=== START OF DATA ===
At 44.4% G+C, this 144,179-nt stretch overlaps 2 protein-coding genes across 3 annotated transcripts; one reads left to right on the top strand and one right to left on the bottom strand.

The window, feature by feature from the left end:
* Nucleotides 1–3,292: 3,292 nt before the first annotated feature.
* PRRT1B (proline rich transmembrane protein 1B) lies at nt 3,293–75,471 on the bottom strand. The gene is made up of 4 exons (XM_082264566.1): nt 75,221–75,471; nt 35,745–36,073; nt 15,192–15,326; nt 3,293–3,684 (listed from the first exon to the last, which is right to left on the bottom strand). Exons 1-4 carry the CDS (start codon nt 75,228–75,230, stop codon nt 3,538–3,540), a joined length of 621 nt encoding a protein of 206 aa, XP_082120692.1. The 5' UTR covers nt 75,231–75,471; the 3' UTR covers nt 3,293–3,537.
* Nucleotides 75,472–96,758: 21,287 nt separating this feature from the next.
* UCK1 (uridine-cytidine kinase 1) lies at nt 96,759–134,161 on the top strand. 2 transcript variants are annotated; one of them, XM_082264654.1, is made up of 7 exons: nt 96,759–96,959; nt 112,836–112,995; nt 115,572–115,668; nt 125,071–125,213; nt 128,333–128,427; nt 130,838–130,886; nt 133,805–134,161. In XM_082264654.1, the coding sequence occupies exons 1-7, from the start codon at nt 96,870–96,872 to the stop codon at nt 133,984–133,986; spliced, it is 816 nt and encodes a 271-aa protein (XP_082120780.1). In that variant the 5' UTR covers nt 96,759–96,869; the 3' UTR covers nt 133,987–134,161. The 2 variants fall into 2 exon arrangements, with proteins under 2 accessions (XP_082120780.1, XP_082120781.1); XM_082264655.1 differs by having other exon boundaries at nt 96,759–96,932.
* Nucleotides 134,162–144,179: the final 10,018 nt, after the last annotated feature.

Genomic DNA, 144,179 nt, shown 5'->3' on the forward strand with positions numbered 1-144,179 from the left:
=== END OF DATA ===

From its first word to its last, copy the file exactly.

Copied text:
At 44.4% G+C, this 144,179-nt stretch overlaps 2 protein-coding genes across 3 annotated transcripts; one reads left to right on the top strand and one right to left on the bottom strand.

The window, feature by feature from the left end:
* Nucleotides 1–3,292: 3,292 nt before the first annotated feature.
* PRRT1B (proline rich transmembrane protein 1B) lies at nt 3,293–75,471 on the bottom strand. The gene is made up of 4 exons (XM_082264566.1): nt 75,221–75,471; nt 35,745–36,073; nt 15,192–15,326; nt 3,293–3,684 (listed from the first exon to the last, which is right to left on the bottom strand). Exons 1-4 carry the CDS (start codon nt 75,228–75,230, stop codon nt 3,538–3,540), a joined length of 621 nt encoding a protein of 206 aa, XP_082120692.1. The 5' UTR covers nt 75,231–75,471; the 3' UTR covers nt 3,293–3,537.
* Nucleotides 75,472–96,758: 21,287 nt separating this feature from the next.
* UCK1 (uridine-cytidine kinase 1) lies at nt 96,759–134,161 on the top strand. 2 transcript variants are annotated; one of them, XM_082264654.1, is made up of 7 exons: nt 96,759–96,959; nt 112,836–112,995; nt 115,572–115,668; nt 125,071–125,213; nt 128,333–128,427; nt 130,838–130,886; nt 133,805–134,161. In XM_082264654.1, the coding sequence occupies exons 1-7, from the start codon at nt 96,870–96,872 to the stop codon at nt 133,984–133,986; spliced, it is 816 nt and encodes a 271-aa protein (XP_082120780.1). In that variant the 5' UTR covers nt 96,759–96,869; the 3' UTR covers nt 133,987–134,161. The 2 variants fall into 2 exon arrangements, with proteins under 2 accessions (XP_082120780.1, XP_082120781.1); XM_082264655.1 differs by having other exon boundaries at nt 96,759–96,932.
* Nucleotides 134,162–144,179: the final 10,018 nt, after the last annotated feature.

Genomic DNA, 144,179 nt, shown 5'->3' on the forward strand with positions numbered 1-144,179 from the left: